I received an email yesterday from a recent grad (20 years old) who was a frequent reader of our website but looking to digest more financial information to help get him off to a good start. I was super impressed. The fact that he's seriously thinking about money at this early juncture in his life means he's off to a flying start. I sent him off with some of my favourite books, websites and a big pat on the back. I know we've done the reader's choice thing before but if you want to add your favourite titles into the comment thread I'm sure this fellow would be grateful.
And for the benefit of other new graduates, here's a blog outlining some of the personal finance building blocks as you venture into workforce. I appreciate there is heavy reference to 401ks but in most instances you can substitute KiwiSaver (or another workplace retirement scheme). Basic lessons still apply.
5) Passive versus Active investing
I'm constantly sparring at work with Little Boss (no reference to stature, just chain in command) about whether it is better to be in an active KiwiSaver or a passive one. (Eds: Who you callin' little!) It's not a simple debate and there is no right or wrong answer. It comes down to a lot of things including your age, risk appetite, time frame for investing, your other assets (and liabilities) and also basic beliefs about markets. I don't think Little Boss will mind saying he's a fan of the passive funds. He's terribly conservative. (Eds: Too right!)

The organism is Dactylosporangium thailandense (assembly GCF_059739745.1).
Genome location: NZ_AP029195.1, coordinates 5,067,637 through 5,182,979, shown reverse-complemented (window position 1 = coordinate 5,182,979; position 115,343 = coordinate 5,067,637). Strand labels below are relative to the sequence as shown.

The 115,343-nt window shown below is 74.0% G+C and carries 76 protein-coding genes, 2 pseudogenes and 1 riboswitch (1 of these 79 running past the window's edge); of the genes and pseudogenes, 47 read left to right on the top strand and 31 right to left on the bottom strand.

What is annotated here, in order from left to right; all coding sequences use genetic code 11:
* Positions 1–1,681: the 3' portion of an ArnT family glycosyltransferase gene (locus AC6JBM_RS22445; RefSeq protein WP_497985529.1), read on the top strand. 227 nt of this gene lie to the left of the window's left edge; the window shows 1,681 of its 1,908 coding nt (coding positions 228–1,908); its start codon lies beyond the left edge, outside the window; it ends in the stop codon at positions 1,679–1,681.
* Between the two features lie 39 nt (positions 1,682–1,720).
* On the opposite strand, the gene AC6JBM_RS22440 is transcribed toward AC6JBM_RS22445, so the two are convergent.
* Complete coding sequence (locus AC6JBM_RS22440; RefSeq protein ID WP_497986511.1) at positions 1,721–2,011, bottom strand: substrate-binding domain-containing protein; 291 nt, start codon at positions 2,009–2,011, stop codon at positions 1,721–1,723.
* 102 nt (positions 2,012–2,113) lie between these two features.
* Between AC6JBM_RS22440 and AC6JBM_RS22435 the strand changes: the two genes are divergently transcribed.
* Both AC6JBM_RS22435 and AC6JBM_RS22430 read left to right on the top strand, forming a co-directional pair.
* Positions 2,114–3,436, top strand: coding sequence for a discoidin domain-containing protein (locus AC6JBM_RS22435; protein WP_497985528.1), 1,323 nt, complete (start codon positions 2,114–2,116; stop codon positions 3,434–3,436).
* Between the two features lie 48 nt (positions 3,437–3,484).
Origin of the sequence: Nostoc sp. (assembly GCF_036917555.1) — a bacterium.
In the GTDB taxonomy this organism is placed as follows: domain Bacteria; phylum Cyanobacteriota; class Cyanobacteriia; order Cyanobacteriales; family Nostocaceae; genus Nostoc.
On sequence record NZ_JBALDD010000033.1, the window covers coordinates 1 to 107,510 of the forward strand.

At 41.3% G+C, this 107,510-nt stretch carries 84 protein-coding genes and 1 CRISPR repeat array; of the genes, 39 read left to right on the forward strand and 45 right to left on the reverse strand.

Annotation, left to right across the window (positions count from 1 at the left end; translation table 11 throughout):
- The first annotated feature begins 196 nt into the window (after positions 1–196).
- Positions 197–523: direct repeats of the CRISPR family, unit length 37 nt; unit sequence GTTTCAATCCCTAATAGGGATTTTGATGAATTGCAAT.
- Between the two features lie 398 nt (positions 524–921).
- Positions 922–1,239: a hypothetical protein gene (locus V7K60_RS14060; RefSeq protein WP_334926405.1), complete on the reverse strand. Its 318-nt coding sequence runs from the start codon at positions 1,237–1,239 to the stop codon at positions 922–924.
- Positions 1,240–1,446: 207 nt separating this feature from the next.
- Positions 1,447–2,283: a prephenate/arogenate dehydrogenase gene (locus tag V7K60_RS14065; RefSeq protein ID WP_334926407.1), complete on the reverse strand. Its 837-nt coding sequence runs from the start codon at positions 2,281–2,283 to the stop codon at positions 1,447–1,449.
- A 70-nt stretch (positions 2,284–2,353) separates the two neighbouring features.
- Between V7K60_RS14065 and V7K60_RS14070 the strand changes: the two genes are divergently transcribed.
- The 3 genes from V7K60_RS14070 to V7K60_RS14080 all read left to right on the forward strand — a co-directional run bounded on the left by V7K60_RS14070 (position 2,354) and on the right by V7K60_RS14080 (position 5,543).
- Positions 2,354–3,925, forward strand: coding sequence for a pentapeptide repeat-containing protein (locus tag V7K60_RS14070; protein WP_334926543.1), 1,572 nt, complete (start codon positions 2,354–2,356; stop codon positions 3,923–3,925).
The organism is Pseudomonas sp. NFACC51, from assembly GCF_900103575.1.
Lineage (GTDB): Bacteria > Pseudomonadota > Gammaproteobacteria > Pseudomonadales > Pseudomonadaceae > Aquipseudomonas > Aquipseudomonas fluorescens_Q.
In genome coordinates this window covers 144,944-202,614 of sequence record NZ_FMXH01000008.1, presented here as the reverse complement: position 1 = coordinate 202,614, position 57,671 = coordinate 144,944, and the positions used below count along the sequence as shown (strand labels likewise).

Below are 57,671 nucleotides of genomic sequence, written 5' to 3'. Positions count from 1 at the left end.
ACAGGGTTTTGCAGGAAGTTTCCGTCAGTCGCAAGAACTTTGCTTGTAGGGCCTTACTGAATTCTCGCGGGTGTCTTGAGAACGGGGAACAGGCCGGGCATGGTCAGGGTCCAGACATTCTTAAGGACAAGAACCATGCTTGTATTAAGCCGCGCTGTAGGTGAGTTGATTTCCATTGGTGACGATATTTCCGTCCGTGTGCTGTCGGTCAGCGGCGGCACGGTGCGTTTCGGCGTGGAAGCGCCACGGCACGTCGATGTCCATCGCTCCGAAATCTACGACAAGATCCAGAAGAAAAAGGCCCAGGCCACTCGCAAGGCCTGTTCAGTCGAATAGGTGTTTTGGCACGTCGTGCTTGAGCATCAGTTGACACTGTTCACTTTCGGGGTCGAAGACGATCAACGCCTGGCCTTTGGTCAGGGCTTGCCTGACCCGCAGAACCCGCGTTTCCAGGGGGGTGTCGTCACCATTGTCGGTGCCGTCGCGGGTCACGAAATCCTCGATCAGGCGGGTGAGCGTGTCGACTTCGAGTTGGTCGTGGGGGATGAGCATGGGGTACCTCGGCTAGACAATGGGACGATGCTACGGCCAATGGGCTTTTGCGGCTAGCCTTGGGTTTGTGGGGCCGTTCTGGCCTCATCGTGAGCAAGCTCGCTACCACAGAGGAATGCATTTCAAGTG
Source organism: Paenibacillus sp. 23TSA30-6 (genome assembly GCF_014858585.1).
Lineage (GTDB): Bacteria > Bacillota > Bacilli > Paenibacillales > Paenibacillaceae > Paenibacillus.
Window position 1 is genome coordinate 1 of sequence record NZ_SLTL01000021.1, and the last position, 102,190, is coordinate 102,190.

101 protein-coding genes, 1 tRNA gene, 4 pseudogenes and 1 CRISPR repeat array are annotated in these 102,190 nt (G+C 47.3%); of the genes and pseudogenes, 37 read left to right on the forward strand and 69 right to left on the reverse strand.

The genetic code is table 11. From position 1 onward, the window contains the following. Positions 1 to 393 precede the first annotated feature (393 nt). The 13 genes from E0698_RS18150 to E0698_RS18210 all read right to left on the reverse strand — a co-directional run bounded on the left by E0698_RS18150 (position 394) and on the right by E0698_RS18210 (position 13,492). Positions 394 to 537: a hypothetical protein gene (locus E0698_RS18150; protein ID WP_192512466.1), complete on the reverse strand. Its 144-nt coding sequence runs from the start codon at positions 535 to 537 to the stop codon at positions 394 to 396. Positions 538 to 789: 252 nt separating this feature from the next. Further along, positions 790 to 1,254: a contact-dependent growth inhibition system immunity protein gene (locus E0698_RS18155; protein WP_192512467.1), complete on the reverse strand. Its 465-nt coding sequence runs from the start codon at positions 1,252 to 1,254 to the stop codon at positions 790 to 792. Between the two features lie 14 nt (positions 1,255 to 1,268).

I'm what Gareth Morgan would call greedy, so I'm in the active camp. The problem (for lack of a better word) with this camp is finding a fund manager who can ouperform the markets (over the long-term) and who justifies their above average fees. You need to weed out those who have just been lucky. After taking it on the chin this year in KiwiSaver, I've been humbled and I'm looking enviously at conservative funds. But not all growth investors will be moaning like me.
Here's more on the subject from Bloomberg. You can thank the Little Boss, a.ka. the Bear, for this one and #3.
To read other Take Fives by Amanda Morrall click here. You can also follow Amanda on Twitter @amandamorrall